The computer code has been designed to be applicable to any mixture proportions of interest. The user needs to specify the aggregate particle size distribution and the best set of aspect ratios to use to characterize the shape of the aggregates. The ITZ thickness will generally be controlled by the median cement particle size , but will be further reduced in systems containing silica fume or other ultrafine particles. The code could be easily extended to model a 3-D concrete consisting of spherical air voids, ellipsoidal aggregates, and fibers, for any mixture proportion of interest. Each particle type could have its own ITZ characteristics so that lightweight aggregates with no discernible ITZ region could be mixed with conventional aggregates and air voids with a measurable ITZ thickness.
All of the studies presented in this paper have been conducted at a constant coarse aggregate to fine aggregate mass ratio of 1.5 to 1. Increasing this ratio, as is often the case when applying ACI mixture proportioning procedures for high strength concrete [45,46], has a tendency to shift the PSD towards the coarse coarse, coarse fine (cCcF) distribution, shown in Figure 2. One example of this would be the mixture proportions employed by Sanjayan and Stocks  for a high strength concrete which exhibited substantial spalling. They used a coarse aggregate to fine aggregate ratio of 2.12, as opposed to a ratio of 1.5 for their normal strength concrete (which did not exhibit spalling). This higher coarse to fine ratio would shift the PSD to the coarser region, where as indicated by Table I, the ITZ regions could easily be depercolated in a high performance concrete. Conversely, Shirley et al.  employed ratios varying between 1.0 and 1.6, and did not observe any spalling for either normal strength or high strength specimens. Ratios below 1.5 would tend to shift the PSD towards the fine coarse, fine fine (fCfF) distribution, where as indicated by the results in Table I, spalling would not be expected to be a problem. In this case, the ITZ regions would be expected to be percolated even for an HPC. Thus, the hypothesis developed in this paper lends support to the sporadicity of spalling observations in various research studies. Compressive strength alone is not the controlling variable, as it is the exact mixture proportions employed in each study that are of paramount importance. Likewise, the aggregate content alone is insufficient to make a spalling determination, as both aggregate volume fraction and particle size distribution are critical variables influencing the percolation of the ITZ regions.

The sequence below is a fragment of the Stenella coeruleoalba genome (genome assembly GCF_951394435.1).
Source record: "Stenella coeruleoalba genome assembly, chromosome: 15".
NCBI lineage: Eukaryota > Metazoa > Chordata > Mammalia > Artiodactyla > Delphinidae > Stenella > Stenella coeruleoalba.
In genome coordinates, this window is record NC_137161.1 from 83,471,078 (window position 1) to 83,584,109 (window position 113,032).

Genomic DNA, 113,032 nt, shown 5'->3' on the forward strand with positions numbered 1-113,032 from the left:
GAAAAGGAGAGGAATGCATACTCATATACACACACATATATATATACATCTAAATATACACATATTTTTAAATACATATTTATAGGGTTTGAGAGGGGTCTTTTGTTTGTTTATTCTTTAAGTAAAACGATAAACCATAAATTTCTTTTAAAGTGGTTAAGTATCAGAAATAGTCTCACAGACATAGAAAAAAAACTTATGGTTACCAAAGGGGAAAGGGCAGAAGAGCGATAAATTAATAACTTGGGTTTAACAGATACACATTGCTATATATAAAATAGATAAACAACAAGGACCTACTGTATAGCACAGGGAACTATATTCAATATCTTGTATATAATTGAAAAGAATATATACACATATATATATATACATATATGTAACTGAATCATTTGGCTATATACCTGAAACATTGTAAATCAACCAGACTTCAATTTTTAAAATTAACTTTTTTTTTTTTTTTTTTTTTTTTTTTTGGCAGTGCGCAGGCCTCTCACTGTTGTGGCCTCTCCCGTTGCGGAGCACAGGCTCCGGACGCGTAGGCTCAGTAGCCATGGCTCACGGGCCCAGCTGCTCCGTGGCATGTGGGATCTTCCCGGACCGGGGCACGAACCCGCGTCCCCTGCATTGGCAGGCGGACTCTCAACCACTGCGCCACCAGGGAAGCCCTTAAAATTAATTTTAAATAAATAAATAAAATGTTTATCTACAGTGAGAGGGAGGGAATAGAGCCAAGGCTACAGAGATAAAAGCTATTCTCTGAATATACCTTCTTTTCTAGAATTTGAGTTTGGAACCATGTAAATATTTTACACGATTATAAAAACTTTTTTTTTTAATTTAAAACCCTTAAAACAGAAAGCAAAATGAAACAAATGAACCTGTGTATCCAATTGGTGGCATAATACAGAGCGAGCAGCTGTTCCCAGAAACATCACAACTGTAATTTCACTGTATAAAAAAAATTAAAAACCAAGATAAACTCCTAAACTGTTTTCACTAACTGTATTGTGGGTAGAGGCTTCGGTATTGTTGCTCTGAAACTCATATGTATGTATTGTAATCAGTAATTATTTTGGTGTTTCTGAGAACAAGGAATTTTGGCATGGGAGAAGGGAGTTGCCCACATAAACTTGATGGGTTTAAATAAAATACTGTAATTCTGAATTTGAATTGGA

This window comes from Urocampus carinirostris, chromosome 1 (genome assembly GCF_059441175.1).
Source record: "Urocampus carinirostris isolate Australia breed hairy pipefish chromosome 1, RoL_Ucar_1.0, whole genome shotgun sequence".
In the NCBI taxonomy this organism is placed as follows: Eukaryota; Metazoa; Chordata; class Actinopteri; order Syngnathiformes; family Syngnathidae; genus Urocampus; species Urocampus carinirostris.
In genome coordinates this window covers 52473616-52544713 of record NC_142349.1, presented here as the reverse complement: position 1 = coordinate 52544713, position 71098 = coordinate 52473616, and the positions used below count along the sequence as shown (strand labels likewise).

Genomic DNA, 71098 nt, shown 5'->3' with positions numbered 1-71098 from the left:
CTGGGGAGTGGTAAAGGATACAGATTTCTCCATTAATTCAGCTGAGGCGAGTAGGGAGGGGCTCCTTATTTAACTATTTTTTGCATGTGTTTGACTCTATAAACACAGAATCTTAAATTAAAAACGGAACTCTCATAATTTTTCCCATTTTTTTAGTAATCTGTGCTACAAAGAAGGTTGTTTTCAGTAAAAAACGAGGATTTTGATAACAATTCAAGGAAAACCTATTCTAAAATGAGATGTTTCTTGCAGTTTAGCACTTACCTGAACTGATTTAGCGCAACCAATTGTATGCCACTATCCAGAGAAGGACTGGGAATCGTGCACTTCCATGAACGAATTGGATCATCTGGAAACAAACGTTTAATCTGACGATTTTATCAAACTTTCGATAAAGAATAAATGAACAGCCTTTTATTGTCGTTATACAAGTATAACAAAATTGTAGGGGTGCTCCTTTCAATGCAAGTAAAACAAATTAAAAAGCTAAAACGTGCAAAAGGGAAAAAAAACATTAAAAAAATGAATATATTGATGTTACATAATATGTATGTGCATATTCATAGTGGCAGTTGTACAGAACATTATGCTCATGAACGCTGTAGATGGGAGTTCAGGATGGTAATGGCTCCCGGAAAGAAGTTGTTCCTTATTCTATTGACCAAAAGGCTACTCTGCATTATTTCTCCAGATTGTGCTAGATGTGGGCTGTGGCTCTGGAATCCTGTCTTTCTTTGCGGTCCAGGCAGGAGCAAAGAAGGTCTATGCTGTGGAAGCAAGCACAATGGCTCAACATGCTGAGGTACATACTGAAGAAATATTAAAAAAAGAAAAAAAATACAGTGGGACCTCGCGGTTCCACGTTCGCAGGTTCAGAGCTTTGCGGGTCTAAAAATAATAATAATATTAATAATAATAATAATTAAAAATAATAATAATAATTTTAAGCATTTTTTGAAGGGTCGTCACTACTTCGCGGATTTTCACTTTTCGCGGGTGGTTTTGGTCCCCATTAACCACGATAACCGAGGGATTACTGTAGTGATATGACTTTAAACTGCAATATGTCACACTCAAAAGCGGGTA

For lightweight aggregate and ultra-high performance concretes, the ITZ regions can be effectively eliminated so that quite large concentrations of fibers (2 % to 5 %) may be needed to provide their own percolated pathway. In the case of lightweight aggregates, a promising compromise would be to use saturated lightweight fines along with normal weight coarse aggregates, with on the order of 0.5 % by volume of fibers to percolate the coarse aggregate network. This may be viable because, as observed in Figs. 4 and 5, it is the larger aggregate particles which comprise the major portion of the percolated network created by the addition of fibers. Additionally, the use of saturated lightweight fines will reduce self-desiccation and subsequent autogenous shrinkage, which is another Achilles heel of many HPCs [47,48,49,50]. As our basic understanding of concrete microstructure continues to develop, the potential for engineering solutions via "designer" concrete mixture proportions appears promising. The presented computational model provides a powerful tool for tailoring the exact concrete mixture proportions to the intended application.